- Our Private Bank did well, too, although negative interest rates are of course affecting this business in particular. Even so, we were able to offset this to a substantial degree. We extended our loan volume by 4 percent over the full year and grew our investment products business. In addition, we are also benefiting from having hired a number of new client advisors across the world in our Wealth Management business.
- Our Asset Management business continued on its growth path, generating revenue growth of 12 percent in the second half of last year. The key to this was net inflows in all four quarters of 2019 – a total of 25 billion euros for the year.
The capital markets are increasingly recognising our progress. The cost of credit default protection on Deutsche Bank, in other words our CDS spreads, is down by more than 50 percent compared to the time of our 2019 Annual General Meeting. And the spread over our peers has narrowed significantly. This directly benefits our business activities: the lower our funding costs on the market, the more competitive we are in many business segments. This will also help us to resume growth following our stabilisation phase.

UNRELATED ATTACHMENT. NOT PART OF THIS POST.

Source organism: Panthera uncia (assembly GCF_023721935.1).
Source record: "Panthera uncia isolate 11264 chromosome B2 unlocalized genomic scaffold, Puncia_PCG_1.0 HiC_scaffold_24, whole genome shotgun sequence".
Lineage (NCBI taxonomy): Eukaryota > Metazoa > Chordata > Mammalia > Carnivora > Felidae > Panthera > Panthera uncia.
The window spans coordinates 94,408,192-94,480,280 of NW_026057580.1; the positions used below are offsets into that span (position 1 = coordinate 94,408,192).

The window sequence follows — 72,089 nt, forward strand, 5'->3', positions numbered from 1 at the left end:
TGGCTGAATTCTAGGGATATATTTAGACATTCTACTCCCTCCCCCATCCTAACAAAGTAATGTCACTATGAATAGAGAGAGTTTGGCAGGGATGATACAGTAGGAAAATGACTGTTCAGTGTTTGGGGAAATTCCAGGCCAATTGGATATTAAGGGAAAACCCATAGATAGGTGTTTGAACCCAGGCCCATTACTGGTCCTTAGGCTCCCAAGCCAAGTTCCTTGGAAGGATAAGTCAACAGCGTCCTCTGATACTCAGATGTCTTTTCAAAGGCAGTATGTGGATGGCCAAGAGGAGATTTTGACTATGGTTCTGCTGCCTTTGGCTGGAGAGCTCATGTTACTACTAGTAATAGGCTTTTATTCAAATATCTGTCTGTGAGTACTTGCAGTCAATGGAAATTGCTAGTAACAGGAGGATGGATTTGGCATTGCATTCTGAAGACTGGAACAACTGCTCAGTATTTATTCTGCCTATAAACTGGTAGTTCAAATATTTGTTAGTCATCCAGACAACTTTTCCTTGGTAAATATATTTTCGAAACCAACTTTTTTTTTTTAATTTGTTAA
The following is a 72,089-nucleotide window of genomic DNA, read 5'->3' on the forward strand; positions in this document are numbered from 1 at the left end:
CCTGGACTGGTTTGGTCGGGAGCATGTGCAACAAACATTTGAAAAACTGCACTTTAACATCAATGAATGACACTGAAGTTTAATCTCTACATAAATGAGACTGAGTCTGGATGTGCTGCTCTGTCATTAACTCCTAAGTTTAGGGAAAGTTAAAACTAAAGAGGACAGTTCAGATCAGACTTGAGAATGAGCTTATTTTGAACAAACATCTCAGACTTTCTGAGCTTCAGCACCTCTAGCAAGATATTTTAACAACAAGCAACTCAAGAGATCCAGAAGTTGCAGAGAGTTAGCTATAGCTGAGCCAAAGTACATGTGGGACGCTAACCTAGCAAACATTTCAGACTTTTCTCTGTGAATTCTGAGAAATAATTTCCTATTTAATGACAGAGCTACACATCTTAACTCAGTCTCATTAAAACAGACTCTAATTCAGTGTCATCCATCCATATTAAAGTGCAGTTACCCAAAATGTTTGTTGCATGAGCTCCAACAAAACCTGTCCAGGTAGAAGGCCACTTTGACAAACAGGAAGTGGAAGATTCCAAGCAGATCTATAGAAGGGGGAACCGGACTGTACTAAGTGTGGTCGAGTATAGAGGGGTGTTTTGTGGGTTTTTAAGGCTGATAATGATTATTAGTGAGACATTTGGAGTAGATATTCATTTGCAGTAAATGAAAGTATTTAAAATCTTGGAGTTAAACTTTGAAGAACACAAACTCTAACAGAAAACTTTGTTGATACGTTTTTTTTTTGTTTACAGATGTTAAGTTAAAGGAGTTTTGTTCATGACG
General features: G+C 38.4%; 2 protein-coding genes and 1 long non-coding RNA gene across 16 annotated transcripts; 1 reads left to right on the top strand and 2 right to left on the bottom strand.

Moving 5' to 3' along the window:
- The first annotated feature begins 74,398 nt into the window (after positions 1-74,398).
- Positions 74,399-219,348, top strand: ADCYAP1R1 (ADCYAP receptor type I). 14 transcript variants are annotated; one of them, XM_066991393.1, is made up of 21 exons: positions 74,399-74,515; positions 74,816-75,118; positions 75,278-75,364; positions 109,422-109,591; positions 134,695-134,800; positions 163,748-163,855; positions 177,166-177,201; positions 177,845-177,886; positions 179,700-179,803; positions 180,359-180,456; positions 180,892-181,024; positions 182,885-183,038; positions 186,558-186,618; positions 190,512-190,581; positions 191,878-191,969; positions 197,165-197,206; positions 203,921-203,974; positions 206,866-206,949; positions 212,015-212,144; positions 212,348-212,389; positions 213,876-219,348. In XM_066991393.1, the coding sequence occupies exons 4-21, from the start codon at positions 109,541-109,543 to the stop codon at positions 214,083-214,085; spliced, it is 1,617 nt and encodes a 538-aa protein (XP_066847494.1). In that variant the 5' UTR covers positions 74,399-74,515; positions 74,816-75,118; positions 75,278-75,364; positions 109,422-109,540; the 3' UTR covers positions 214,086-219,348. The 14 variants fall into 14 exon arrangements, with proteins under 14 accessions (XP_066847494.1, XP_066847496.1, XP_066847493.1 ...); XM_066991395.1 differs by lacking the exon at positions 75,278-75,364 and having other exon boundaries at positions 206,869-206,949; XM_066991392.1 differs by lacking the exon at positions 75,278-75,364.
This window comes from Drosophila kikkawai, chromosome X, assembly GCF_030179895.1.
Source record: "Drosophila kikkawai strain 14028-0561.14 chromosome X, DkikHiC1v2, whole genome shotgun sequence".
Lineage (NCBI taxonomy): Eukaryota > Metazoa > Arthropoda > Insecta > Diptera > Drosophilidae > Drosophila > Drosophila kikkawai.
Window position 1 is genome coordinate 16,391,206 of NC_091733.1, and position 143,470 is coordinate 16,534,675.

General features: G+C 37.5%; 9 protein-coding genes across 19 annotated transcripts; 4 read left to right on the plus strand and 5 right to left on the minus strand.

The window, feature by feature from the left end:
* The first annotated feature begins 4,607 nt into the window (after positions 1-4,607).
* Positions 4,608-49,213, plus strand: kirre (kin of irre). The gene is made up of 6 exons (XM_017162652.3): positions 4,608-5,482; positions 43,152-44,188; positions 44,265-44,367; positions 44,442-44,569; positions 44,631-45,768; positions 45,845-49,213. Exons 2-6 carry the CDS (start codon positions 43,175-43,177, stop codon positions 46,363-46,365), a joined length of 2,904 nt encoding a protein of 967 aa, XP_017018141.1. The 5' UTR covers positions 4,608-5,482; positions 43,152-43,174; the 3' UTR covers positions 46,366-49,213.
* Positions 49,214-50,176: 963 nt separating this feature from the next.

That is what the next phase of our transformation will increasingly be about. In 2018, we laid the foundation for transforming our bank. 2019 was the year of strategic course-setting and we made a rapid start to its implementation. In 2020 we will continue with this implementation: we will continue to cut our costs and shrink the balance sheet of our Capital Release Unit. And at the same time we will shift our focus over to growth. We don’t just want to defend our market position; we want to build on it.